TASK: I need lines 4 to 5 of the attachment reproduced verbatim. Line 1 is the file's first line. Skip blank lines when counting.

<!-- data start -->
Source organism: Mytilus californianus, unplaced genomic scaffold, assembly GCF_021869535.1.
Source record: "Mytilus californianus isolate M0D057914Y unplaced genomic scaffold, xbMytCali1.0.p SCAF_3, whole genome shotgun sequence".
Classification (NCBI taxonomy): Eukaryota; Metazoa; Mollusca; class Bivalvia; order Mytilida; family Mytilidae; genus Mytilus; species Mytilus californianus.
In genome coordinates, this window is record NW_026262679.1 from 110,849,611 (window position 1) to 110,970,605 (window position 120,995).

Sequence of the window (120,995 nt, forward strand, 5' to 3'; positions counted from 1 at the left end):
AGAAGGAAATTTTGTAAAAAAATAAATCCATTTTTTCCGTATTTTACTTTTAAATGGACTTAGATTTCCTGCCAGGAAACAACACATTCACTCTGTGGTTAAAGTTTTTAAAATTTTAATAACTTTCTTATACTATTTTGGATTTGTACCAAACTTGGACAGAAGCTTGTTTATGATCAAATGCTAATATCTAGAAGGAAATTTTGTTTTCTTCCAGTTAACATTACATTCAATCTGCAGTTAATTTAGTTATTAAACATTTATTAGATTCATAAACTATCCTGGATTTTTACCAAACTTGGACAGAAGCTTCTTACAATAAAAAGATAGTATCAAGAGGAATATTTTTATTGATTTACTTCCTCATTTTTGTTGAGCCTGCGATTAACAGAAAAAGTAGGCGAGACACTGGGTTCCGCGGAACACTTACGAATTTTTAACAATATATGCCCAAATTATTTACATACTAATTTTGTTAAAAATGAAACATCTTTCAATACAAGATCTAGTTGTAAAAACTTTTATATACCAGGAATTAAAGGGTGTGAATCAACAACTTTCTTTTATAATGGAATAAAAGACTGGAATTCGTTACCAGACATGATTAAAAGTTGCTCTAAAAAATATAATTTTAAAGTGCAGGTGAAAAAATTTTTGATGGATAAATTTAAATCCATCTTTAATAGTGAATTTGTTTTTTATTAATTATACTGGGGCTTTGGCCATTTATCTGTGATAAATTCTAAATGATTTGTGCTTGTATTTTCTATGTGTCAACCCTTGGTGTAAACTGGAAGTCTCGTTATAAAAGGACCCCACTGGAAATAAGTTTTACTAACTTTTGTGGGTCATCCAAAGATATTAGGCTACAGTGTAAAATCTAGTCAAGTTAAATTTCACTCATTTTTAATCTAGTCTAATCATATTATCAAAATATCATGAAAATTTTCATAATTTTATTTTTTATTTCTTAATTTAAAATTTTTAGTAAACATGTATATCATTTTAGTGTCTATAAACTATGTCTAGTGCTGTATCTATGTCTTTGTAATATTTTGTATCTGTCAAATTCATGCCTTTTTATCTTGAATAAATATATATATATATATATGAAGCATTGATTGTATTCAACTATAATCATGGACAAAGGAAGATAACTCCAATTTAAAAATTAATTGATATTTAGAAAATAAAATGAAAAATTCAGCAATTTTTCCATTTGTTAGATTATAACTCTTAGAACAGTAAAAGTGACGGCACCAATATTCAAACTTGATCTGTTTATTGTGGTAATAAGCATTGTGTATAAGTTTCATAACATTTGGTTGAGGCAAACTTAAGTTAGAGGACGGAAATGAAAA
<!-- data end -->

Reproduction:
In genome coordinates, this window is record NW_026262679.1 from 110,849,611 (window position 1) to 110,970,605 (window position 120,995).

Sequence of the window (120,995 nt, forward strand, 5' to 3'; positions counted from 1 at the left end):